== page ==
🤔 Aptitude Test—Designed to predict someone's success in the future. An example of this is the ACT or SAT, which are said to give colleges an idea of how prepared you are for college.
Binet was hired to study an education problem in France 🇫🇷 In order to complete his task, he wanted to compare a child's potential to what the child was actually doing. With this, he came up with mental age.
Mental age is the age at which a person functions intellectually. For example, a 9-year-old could have a mental age of a 14-year-old because of their advanced knowledge in certain subjects. If a child has a mental age below their actual age, it means they struggle a little academically.
The idea of an IQ (intelligence quotient) arrived during this time.
IQ = mental age / chronological age x 100
This explains why the average IQ is 100. If someone is 15 years old with a mental age of 15, their IQ is exactly 100.
Grit is basically passion and determination used to pursue a long-term goal.
It was eventually realized that IQ cannot cover all ages. For example, how do we distinguish the mental age of a 53 year old from the mental age of a 52 year old? It's basically impossible, because there isn't much development going on during adulthood years 🤷
Therefore, Terman came up with the Stanford-Binet Test, which was deviation based rather than ratio based.
The Wechsler Adult Intelligence Scale is the most used intelligence test and contains different subtests like:
Testing vocabulary 💭
Testing design and visual processing 🍥
Testing letter and number sequences 🅰️ 1️⃣
It is so well known that there is also a Wechsler Intelligence Scale for Children.
He didn't come up with an intelligence test, but he wondered if there was a way we could test intelligence and then match people with higher IQs together. He was part of the movement to encourage only people with high IQs to reproduce 🤦
We keep talking about a normal curve and deviation, but do you remember what those terms are?
Intelligence scores usually form a normal curve, which is a bell-shaped curve with two extremes and a large middle. Let's discuss it:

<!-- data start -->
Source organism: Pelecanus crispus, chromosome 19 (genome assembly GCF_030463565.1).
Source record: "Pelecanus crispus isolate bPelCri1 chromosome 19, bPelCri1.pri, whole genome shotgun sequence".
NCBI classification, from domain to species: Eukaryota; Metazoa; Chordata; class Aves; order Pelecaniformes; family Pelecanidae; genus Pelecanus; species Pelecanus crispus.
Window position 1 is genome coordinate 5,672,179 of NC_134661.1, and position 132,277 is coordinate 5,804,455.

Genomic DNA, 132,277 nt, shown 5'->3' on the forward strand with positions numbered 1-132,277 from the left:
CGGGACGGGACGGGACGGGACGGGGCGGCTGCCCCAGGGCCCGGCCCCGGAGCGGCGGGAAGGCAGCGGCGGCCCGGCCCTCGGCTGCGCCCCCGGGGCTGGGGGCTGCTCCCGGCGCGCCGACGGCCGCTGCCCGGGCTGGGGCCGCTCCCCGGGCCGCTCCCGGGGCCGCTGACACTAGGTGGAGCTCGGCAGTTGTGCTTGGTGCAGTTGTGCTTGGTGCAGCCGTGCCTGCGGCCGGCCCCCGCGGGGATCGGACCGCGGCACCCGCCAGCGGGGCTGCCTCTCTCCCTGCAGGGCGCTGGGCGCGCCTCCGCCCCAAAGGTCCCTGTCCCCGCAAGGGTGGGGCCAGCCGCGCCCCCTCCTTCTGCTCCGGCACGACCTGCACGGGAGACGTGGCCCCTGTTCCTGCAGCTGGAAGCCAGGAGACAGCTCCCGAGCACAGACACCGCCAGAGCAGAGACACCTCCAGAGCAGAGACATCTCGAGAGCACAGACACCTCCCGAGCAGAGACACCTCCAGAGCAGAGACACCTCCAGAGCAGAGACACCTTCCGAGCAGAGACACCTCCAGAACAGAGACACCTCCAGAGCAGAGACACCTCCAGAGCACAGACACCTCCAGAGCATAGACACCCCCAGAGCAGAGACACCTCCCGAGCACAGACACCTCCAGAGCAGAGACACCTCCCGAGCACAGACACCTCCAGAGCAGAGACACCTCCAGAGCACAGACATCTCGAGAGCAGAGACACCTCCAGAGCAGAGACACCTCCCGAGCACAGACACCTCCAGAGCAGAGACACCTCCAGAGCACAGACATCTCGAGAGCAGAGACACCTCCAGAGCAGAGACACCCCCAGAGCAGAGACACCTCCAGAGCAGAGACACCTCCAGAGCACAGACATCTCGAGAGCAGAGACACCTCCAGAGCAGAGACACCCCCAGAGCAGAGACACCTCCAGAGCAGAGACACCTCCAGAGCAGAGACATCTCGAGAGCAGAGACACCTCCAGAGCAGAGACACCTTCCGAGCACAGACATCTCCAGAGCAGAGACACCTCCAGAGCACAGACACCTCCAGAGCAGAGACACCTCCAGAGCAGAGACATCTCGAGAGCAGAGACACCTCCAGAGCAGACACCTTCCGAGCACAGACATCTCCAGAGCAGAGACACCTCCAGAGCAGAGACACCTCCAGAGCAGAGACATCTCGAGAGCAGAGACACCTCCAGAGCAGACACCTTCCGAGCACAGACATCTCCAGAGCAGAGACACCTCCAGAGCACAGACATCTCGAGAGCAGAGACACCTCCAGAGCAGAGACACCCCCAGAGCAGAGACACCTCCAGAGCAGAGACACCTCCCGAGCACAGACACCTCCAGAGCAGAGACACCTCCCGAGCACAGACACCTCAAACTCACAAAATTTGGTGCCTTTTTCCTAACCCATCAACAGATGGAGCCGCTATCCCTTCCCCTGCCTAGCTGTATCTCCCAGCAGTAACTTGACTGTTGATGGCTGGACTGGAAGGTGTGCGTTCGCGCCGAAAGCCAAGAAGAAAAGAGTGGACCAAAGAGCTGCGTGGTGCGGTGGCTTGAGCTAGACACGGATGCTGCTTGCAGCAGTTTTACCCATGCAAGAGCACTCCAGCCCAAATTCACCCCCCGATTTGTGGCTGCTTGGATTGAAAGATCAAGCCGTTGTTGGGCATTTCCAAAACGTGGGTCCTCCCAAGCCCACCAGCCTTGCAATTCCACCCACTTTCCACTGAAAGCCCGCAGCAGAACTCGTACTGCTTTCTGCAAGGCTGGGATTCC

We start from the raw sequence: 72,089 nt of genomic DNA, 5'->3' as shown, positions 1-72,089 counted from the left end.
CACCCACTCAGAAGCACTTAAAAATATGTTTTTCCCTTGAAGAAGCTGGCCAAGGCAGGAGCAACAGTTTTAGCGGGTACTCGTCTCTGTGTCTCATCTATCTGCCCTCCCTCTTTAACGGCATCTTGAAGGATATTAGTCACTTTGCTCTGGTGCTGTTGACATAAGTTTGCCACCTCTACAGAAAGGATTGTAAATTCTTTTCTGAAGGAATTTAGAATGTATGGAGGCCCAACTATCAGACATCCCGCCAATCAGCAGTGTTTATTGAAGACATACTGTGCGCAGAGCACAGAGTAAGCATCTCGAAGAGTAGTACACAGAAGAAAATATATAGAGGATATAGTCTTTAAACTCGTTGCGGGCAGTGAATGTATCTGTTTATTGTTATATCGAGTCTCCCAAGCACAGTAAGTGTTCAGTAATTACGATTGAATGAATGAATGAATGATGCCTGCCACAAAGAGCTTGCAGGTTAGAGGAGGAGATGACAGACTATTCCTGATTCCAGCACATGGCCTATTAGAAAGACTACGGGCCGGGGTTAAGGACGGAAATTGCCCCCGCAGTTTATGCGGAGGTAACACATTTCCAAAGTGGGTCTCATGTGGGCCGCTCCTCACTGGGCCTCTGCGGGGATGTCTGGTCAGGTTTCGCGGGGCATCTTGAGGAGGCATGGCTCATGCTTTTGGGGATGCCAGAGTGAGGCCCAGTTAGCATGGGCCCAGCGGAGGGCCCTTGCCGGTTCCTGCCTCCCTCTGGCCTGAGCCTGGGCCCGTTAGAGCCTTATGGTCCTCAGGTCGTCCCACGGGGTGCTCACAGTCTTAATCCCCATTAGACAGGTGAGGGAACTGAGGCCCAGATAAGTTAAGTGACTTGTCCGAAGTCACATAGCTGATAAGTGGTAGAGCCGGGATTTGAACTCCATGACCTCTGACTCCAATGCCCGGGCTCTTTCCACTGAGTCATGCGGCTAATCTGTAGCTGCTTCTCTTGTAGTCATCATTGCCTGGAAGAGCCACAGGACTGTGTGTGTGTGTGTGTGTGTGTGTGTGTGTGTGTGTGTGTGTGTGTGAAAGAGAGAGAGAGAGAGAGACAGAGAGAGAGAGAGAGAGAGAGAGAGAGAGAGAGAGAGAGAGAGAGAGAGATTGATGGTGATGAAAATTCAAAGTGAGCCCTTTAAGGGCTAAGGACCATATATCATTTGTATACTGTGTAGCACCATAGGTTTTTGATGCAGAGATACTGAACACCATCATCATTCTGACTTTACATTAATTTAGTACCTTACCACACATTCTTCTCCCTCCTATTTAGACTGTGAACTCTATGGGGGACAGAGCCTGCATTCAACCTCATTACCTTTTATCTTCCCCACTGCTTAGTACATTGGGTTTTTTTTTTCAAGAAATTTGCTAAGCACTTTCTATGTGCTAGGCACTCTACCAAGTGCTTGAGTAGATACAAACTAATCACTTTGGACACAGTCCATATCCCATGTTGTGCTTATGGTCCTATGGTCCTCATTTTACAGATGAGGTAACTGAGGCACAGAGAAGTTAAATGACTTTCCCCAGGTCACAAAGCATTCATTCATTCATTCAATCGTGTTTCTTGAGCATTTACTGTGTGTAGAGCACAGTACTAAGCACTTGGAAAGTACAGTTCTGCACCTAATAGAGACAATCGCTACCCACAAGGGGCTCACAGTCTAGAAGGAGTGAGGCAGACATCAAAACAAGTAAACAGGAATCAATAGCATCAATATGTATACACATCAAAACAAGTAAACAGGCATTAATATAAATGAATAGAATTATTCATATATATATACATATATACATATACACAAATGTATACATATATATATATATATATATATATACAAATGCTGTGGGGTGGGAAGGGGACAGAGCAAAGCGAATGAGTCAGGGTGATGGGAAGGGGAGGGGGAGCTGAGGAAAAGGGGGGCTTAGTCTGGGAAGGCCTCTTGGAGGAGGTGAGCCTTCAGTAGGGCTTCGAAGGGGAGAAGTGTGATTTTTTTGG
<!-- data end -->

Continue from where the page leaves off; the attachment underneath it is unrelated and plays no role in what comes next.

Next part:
Image Courtesy of Macmillian.
The farthest right is the top percentile for IQ, and the farthest left on the curve is the bottom percentile for IQ. The middle 68.2% represents average IQ. Only about 2.6% of people are gifted. The 13.5% on the curve represents above average IQ but not gifted.
This normal bell curve, as we discussed in unit 1, is all about intelligence scores on the Wechsler Intelligence Scale.
Having an IQ that is below a score of 70 often means that there is some sort of intellectual disability that causes a person to:
have limitations in learning 📖
have a hard time solving problems 🤔
have a hard time communicating 🗣️
lack in many skills needed for everyday life 👔
People with an intellectual disability have a really hard time adapting to the demands of life that require conceptual, social, and practical skills.
An example of an intellectual disability is down syndrome.
Those that are usually on the higher end of the normal curve are gifted 🎁 Their talents and intellect are beyond what is considered one’s normal Mental Age.
An example of this is someone that can barely produce and understand language, but is a genius when it comes to mathematical calculations 🧮
Every test has some sort of bias, and Earl Hunt and Jerry Carlson had a debate over differences in IQ. The stereotype threat is one of the ways ones test score could be affected because of bias.
The stereotype threat is where someone may do worse on a test because they are told they aren't good enough (because of the stereotypes that exist in society). If a Black woman is told she is incapable of passing a medical exam, she may doubt herself and the stress could impair her performance. The stereotype threat causes a change in our behaviors which, in turn, affects our IQ.
2550 north lake drive
milwaukee, wi 53211
92% of Fiveable students earned a 3 or higher on their 2020 AP Exams.
*ap® and advanced placement® are registered trademarks of the college board, which was not involved in the production of, and does not endorse, this product.
© fiveable 2020 | all rights reserved.